But I think Seth may be right.
He says that the Intelligent Design assertion fails, not because that something looks designed shouldn't be taken as evidence that it is designed, but rather because
Living things don't look like they were designed. They don't look remotely designed, at any level, from super-macro to super-micro. From forests to molecules, the incredibly paucity of structures or systems that even vaguely resemble human creations is astonishing. Sure, we've copied natural features to supplement our terrible, inefficient, and ridiculous attempts at designing usefull things. But nothing that we do looks even a little like the inside of a cell, ccd chips don't look like retina, we can't build a decent sphincter and as for proteins... don't even get me started. We can't even model the mechanisms of protein folding, much less design something that works like one. Nothing designed looks or behaves anything like a protein.
I'm not sure, though. I'm not convinced that saying something is more complicated than anything we can design necessarily implies that it therefore doesn't look designed. And I think maybe Seth is misinterpreting Dawkins. I doubt very much that any biologist (well, except Behe), would say that living things look designed once they're examined properly. But I think it is the case that on first, uncritical glance, living structures can look designed. Once we understand how evolution works, of course, then that becomes a better explanation for what we see, because it accounts for inefficiencies and suboptimal configurations that intelligent design wouldn't bring about. So on more detailed examination living things don't look designed, because they instead look evolved.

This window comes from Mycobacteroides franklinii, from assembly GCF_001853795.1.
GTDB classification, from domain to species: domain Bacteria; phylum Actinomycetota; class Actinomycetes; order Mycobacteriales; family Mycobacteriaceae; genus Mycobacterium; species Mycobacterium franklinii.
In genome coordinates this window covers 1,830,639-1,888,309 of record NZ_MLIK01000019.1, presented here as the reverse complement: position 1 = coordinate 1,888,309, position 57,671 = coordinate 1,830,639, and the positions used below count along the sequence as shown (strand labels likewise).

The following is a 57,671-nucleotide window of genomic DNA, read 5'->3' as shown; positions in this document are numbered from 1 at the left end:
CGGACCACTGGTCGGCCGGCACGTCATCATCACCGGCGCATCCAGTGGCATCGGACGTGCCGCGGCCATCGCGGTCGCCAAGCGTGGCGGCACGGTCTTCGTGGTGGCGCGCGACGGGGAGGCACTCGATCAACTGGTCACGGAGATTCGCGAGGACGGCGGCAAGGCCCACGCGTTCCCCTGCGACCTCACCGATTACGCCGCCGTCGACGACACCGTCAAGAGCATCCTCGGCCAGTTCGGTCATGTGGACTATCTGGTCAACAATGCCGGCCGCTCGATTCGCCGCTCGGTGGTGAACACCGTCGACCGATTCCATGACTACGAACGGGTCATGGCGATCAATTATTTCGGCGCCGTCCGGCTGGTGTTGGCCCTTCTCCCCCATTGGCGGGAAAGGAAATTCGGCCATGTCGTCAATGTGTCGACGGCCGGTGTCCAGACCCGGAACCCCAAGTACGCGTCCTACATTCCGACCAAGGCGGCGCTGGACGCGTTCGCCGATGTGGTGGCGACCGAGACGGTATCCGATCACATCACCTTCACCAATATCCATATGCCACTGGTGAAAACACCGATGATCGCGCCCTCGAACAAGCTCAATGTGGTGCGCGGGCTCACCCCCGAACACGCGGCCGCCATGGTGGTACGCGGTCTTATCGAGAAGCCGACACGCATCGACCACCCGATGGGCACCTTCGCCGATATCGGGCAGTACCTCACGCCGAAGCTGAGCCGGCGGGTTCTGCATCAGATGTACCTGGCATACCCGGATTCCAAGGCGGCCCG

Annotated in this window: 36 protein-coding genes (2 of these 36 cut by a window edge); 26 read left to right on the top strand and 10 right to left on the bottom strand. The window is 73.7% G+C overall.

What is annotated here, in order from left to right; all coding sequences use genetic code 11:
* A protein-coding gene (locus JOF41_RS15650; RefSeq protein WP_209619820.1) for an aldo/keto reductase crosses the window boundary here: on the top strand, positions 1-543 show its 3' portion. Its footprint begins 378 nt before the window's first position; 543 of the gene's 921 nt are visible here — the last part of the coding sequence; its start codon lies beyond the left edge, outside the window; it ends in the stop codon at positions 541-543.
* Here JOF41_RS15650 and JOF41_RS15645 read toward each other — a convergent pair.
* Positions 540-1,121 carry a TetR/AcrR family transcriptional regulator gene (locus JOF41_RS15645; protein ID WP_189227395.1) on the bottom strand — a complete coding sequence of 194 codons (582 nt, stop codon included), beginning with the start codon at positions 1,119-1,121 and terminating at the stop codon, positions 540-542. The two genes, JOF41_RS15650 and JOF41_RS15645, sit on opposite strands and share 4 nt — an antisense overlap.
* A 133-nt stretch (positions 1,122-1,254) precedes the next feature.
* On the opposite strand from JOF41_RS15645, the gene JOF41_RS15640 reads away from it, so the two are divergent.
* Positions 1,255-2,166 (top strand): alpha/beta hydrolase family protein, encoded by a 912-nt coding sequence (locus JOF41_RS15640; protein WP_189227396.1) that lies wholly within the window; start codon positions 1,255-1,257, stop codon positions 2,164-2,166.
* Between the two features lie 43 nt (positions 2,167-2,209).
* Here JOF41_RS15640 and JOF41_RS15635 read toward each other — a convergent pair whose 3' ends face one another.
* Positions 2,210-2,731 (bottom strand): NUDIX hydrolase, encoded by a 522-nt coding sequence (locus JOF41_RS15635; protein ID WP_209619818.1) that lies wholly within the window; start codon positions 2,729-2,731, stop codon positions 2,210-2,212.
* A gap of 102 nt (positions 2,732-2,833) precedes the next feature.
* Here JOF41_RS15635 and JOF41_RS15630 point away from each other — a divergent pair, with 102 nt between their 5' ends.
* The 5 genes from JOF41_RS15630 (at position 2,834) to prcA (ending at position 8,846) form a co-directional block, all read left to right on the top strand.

Of course, this is all very fuzzy, because we talk about things that may or may not "look designed", but we never really say what 'looks designed' means. I think we need a specific definition for that term, but I'm not going to provide it because I'm tired.
And there are other, entirely sufficient reasons why ID is a non-starter. It makes no predictions. It has no explanatory power. It is therefore not falsifiable.
What more do we need?
So, yeah, I take it back. I think Seth is wrong.